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  1. #1

    Default The curse after the first.......

    Have you ever noticed how many designer's first scents for men are their best? One distinguished scent, then downhill. Not all designers, mind you, and certainly not the ones that care a great deal about their products, such as Chanel, Hermes, YSL, Rochas, Givenchy, Dior and Lauder, but many, many others. Lest you think I'm cherry picking, here's my list:

    Sung
    Calvin Klein
    Azzaro
    Bvlgari
    Burberry
    Cacharel
    Cartier
    Cerruti
    Dunhill
    Armani
    Dolce &Gabanna
    Escada
    Francesco Smalto
    Ferre
    Bogart
    Jaguar
    La Perla
    Montana
    Oscar de la Renta
    Balmain
    Richard James
    Romeo Gigli
    Rykiel
    Valentino
    Van Cleef & Arpels

    Moreover, there are a few that almost make my list, such as Davidoff (Zino was better than the original Davidoff, then it was downhill from there), Jacomo (Eau Cedree and Jacomo de Jacomo both very good, then downhill), Paco Rabanne (with Tenere being an exception) and Versace (ditto Black Jeans). Now, I'll admit that the quality of the first fragrance from the group listed above is not uniform (GrigioPerla and Rykiel Homme are, after all, not in the same class as the original Dunhill and Cerruti), and some follow-up scents are not as bad as others (Bogart's are much better than subsequent Armani's), but the pattern remains. Why should this be? The old adage that an author or band has a whole lifetime to come up with a debut, but only a year or two for the next book/album? Loss of focus? Cynicism? Or maybe the first one actually represents the designer's aesthetic, and all the following ones are mere product (which may fall under cynicism)?

    Have your own list or theory? I'd love to hear it.

  2. #2
    Oviatt's Avatar
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    Default Re: The curse after the first.......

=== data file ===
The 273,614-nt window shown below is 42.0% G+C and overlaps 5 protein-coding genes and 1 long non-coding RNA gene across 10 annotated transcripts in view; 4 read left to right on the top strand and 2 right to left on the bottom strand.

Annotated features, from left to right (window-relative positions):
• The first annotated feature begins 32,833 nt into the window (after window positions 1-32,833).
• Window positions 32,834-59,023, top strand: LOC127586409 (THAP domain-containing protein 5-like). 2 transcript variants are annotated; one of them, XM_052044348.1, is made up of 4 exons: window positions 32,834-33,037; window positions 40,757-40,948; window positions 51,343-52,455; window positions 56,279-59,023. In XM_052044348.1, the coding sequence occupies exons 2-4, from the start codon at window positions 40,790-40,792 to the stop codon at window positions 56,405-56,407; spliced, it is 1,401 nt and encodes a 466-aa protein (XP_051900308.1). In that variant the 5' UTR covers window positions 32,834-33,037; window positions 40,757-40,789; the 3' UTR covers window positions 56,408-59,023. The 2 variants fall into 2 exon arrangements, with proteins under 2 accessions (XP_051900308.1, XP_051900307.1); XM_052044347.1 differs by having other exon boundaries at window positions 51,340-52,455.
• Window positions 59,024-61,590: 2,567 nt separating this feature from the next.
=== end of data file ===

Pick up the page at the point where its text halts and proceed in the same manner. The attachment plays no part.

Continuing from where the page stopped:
I agree up to a point. Sophomore efforts are notoriously patchy--look at authors, for example. But some of the brands you mentioned have gone on to great things--Dunhill, for example. Their eponimous 1934 offering was and remains a masterpiece. However, I think that their 1984 EDITION is every bit as good and that their Blend 30 was excellent. Now some of their more recent offerings have been disappointing..... but you cannot say that they only had one good product. Some houses have gone the other way, a few quiet duds while they gear up to greatness and you only remeber the great ones, forgetting the mediocre offerings that came before. I actually think that Must and Declaration are better scents than Santos although I might agree that Pasha was a disappointing second effort by Cartier.
    Last edited by Oviatt; 18th April 2008 at 10:53 PM.

  3. #3

    Default Re: The curse after the first.......

    Oviatt,

    I didn't say that that all of them ony had one great fragrance, merely that it was downhill. Believe me, I quite like Dunhill Edition, but it certainly isn't in the original's league. Never got the chance to smell Blend 30, though I hear it is good. I think the pre-formulated Santos was hands down the best Cartier ever did.

  4. #4

    Default Re: The curse after the first.......

    Anything Liz Claiborne. The women's in the triangle bottle was awesome and curve was alright but everything since keeps getting worse!

  5. #5

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    Default Re: The curse after the first.......

    Was thinking of Versace whose wonderful L' Homme is fabulous (his first) and hard to be reckoned with but remembered his equally wonderful, though quite different, The Dreamer.
    Also would place Carolina Herrera's original Herrera for Men in this catagory as I feel it is probably her best work.

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